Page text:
The Oral Health and Immune System Connection

Most struggle to associate overall health with oral health. You shouldn’t be surprised to know that there is a strong link between the two. Consider your mouth as the first line of defence to adverse health conditions. The state of your oral health is also a strong indication of how healthy you are.

Breaking this down further, your oral hygiene plays a big part in this, because your immune system is connected to your whole body, and if you’re not taking care of your teeth and gums, you’re at risk of introducing adverse health conditions that can cause major issues to your overall health.

Research continues to link your immune system with oral health. Poor oral health links to gum disease, cardiovascular disease, diabetes, dementia and other harmful health conditions.

The Immune System And Bacteria

The immune system’s fundamental role is to protect your body from harmful substances and germs. Antigens attach to immune system cells to trigger defence processes to fight them off. Antigen comprises of one disease-causing germ that is linked to oral health; bacteria. In your mouth, bacteria can thrive in a good and bad way, and most oral health problems are triggered by bad bacteria.

  • Plaque Build-Up – When food particles remain on teeth, this becomes a trigger for plaque to build around your teeth. Plaque is a sticky pale yellow substance that forms on teeth with the combination of saliva, the first stage of tooth decay. High saliva production reaps many benefits to your oral health.
  • Gum Disease – Also known as periodontitis, which is a serious gum infection that can damage the underlying soft tissue. Eventually, your bone will begin to recede and cause teeth to fall out. The oral bacteria can play a role in diabetes, whilst limiting the body’s resistance to infection.
  • Cavity – Cavity forms from high levels of sugar, where the bacteria in the mouth turn into acids. When plaque penetrates in the mouth and dissolves the enamel, this creates a hole in the centre of the tooth known as the cavity.

Cavities formed on teeth

The Immune System And Inflammation

Inflammation occurs through the gums inside your mouth. This is a consequence of not brushing or flossing teeth regularly. The bacteria then penetrate inside your bloodstream, causing teeth to become further damaged and even fall out of its socket. This releases what’s known as C-reactive protection (CRP), a substance that releases the inflammation and can lead to further negative health conditions.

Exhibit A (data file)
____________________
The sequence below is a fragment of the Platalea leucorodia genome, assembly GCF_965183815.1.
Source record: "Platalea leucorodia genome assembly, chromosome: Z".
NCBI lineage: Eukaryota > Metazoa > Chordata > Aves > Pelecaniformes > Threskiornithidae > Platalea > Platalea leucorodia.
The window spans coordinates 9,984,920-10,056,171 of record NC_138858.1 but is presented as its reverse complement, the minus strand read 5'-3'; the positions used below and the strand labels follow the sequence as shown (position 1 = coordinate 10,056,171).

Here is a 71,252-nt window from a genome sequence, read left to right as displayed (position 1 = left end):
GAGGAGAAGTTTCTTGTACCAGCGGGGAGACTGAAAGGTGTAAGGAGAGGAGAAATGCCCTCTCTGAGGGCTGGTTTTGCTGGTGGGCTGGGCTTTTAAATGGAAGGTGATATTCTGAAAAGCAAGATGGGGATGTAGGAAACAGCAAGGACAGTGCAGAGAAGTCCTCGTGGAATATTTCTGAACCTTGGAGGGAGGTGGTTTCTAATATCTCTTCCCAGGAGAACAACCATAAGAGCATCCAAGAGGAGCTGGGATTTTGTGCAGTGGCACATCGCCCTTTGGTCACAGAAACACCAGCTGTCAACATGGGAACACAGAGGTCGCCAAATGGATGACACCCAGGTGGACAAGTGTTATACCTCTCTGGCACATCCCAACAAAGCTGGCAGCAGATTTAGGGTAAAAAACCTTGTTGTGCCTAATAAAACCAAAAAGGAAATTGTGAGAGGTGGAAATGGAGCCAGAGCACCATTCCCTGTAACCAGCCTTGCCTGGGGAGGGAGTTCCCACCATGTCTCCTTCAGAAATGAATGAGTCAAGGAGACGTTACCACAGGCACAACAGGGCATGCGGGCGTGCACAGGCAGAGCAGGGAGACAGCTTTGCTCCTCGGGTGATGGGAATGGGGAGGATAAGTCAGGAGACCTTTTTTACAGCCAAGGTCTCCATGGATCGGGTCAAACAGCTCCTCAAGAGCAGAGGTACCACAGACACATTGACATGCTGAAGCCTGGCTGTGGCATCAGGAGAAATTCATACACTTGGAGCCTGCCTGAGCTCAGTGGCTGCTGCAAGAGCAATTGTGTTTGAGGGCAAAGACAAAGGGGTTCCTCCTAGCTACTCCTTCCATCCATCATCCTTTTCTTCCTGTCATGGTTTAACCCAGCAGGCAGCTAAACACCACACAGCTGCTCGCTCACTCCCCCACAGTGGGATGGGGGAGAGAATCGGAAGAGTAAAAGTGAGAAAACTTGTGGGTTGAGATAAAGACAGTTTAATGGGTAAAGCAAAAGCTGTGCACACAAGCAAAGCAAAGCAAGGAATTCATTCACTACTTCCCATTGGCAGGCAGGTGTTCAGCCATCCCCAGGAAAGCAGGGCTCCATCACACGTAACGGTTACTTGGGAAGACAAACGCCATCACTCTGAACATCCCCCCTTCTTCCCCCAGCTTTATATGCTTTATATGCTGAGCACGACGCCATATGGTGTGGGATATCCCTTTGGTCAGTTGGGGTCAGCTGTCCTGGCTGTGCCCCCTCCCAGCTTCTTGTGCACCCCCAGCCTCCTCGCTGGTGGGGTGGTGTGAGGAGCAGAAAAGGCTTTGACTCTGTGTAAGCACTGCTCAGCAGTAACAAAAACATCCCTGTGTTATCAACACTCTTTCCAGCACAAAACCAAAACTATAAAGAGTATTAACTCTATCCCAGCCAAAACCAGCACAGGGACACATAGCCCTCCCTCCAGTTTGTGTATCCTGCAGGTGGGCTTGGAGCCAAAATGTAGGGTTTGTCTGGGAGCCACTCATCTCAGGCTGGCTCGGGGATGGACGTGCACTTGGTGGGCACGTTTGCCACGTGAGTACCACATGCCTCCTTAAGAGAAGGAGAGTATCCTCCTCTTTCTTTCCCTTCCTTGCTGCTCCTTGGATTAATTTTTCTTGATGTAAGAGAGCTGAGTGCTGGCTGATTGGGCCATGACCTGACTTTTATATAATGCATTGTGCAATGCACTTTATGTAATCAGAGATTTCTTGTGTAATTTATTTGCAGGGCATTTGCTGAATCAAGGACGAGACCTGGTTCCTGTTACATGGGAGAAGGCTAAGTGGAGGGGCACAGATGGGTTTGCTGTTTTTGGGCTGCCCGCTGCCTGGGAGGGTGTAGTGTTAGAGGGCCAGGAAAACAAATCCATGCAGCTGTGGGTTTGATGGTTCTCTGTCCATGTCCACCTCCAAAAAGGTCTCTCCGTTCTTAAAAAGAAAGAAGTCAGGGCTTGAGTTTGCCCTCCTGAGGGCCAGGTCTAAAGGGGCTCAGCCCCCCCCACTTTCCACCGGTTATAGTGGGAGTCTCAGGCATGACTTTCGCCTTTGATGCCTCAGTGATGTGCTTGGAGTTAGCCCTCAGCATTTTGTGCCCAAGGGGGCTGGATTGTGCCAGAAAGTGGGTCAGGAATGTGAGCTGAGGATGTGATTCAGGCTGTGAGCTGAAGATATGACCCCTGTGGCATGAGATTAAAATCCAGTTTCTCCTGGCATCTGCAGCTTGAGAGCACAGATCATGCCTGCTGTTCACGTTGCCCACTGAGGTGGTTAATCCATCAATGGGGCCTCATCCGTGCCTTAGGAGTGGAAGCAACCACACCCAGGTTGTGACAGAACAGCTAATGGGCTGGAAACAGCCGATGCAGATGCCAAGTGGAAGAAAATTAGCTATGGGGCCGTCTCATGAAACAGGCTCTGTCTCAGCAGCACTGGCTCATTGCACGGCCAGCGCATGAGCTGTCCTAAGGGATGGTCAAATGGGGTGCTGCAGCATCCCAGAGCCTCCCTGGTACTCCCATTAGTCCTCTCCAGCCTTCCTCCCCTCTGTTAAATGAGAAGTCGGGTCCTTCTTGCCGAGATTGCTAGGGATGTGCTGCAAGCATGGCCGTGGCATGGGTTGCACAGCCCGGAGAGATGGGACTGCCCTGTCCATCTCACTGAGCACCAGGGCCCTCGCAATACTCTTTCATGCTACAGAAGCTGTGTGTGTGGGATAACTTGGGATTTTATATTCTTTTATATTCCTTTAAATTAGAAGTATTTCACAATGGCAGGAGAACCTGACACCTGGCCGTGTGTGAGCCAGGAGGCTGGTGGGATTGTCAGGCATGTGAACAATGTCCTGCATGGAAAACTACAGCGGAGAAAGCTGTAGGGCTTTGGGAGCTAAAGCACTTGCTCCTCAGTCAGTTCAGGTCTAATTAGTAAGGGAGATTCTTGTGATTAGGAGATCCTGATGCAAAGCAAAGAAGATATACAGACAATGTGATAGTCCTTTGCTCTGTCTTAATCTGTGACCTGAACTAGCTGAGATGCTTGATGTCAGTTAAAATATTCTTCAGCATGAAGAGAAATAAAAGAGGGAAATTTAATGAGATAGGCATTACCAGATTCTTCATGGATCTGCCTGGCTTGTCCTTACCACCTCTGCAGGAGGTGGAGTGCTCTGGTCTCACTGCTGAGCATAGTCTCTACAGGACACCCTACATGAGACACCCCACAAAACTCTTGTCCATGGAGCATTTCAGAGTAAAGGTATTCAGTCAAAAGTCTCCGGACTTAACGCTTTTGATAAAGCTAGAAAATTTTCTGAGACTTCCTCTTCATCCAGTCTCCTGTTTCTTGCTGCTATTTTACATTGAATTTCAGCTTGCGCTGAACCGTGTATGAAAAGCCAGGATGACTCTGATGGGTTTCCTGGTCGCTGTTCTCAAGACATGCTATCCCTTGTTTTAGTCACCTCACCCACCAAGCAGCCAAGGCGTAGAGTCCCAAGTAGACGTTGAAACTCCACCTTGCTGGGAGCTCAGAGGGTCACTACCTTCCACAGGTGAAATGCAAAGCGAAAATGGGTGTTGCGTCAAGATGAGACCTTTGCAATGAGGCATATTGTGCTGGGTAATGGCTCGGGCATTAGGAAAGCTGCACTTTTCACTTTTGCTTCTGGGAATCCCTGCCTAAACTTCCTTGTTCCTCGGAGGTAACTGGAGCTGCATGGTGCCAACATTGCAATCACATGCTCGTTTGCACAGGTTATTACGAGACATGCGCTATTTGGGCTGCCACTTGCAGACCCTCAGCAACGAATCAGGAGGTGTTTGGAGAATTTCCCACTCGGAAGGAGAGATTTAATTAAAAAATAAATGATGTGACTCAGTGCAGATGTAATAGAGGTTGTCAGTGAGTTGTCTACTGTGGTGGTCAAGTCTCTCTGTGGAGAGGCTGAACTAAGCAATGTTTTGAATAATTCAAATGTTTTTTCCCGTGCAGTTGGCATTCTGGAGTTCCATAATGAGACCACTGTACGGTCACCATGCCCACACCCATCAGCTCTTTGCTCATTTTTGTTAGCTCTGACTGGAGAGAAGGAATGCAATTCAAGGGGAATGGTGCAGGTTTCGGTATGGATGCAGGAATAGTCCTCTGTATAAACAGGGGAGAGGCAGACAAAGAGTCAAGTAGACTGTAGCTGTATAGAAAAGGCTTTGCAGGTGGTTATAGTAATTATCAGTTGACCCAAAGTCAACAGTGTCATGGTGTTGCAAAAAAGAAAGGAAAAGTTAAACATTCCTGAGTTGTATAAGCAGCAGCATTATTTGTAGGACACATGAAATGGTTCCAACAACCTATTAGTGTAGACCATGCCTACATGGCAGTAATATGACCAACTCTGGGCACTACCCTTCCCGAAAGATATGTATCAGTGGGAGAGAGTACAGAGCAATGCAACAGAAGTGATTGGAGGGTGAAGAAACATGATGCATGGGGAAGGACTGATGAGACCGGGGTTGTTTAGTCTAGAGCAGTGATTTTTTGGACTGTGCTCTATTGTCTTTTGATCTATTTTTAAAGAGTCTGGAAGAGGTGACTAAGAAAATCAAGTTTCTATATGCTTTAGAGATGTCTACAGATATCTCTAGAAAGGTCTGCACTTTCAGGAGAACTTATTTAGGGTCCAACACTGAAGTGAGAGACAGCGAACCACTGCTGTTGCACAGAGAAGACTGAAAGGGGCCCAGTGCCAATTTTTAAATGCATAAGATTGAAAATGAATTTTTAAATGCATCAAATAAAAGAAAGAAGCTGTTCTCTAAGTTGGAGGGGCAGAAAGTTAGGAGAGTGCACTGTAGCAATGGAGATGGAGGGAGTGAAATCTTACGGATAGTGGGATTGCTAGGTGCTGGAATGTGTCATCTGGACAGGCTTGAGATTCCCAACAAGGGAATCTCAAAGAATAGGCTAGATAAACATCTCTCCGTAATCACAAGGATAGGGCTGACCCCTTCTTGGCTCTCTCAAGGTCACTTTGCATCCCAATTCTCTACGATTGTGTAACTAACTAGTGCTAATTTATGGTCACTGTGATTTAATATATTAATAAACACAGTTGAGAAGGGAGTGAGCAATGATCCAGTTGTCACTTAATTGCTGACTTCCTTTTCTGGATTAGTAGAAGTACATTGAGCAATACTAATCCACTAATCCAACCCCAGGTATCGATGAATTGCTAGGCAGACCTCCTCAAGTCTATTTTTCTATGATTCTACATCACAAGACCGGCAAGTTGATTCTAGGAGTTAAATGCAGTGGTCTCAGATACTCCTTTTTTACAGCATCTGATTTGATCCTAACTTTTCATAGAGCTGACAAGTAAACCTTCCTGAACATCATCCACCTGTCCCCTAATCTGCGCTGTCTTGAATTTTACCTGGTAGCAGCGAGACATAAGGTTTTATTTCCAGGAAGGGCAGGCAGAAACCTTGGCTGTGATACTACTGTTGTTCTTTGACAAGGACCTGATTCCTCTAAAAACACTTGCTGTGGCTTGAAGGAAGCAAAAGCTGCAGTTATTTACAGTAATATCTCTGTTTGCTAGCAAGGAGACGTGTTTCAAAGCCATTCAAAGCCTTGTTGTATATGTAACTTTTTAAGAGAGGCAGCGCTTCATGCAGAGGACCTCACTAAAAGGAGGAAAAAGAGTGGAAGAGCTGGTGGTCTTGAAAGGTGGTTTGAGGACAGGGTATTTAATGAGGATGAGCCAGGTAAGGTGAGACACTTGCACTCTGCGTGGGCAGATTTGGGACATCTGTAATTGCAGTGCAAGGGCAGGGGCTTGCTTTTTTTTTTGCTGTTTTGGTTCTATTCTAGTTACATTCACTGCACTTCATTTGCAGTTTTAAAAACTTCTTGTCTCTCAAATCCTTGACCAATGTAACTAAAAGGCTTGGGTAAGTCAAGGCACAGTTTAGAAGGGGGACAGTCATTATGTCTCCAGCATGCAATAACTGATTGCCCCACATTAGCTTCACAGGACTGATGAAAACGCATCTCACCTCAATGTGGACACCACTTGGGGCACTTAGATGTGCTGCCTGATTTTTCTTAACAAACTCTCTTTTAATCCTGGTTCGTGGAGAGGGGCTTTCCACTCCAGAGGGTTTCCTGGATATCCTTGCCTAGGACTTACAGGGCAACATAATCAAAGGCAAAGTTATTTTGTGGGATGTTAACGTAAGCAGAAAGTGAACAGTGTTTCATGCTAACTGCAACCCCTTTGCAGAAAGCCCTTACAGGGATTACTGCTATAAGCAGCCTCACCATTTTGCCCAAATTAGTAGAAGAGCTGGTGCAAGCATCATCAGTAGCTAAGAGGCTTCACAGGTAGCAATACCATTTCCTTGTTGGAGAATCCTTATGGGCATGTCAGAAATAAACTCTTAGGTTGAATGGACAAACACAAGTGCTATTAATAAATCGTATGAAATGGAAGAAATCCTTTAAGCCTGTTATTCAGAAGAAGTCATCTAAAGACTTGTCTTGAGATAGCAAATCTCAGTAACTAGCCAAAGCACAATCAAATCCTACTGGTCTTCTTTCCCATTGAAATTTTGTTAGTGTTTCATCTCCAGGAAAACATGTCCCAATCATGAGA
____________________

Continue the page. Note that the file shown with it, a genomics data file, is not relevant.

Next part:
Strengthen Your Immune System

Making your immune system stronger starts from one place; the mouth. Simply start taking care of your mouth, but there are many steps to this.

  • Brush Teeth With Fluoride Toothpaste – Fluoride toothpaste contains properties that help strengthen enamel, prevent cavity and reduce gingivitis. Ensure that you brush teeth twice a day.
  • Avoid Sugar – Sugar is the major culprit for a weak immune system and an unhealthy mouth. Ensure that you avoid sugar outright and in meals. You can find sweet flavours in fruit and vegetables. This also contains calcium properties that strengthen your enamel too.
  • Floss Regularly – Sometimes, the angle of your teeth can mean your brush cannot touch all contours of your teeth. This means that food debris may still be stuck. Consider flossing to reduce bacteria build-up and to keep your mouth clean.
  • Avoid Stress – Believe it or not, stress can also impact your oral health. This decreases immune response and can cause ulcers and sores inside the mouth. More information about how stress impacts oral health can be read here.

Happy Couple Healthy Teeth

There is a strong link between your oral health and overall health, and it is important that you look after your teeth. If you’re seeking further support, or simply want a check-up at the dentist, contact us at Dentist Docklands today and check yourself in for an appointment with our helpful dentists.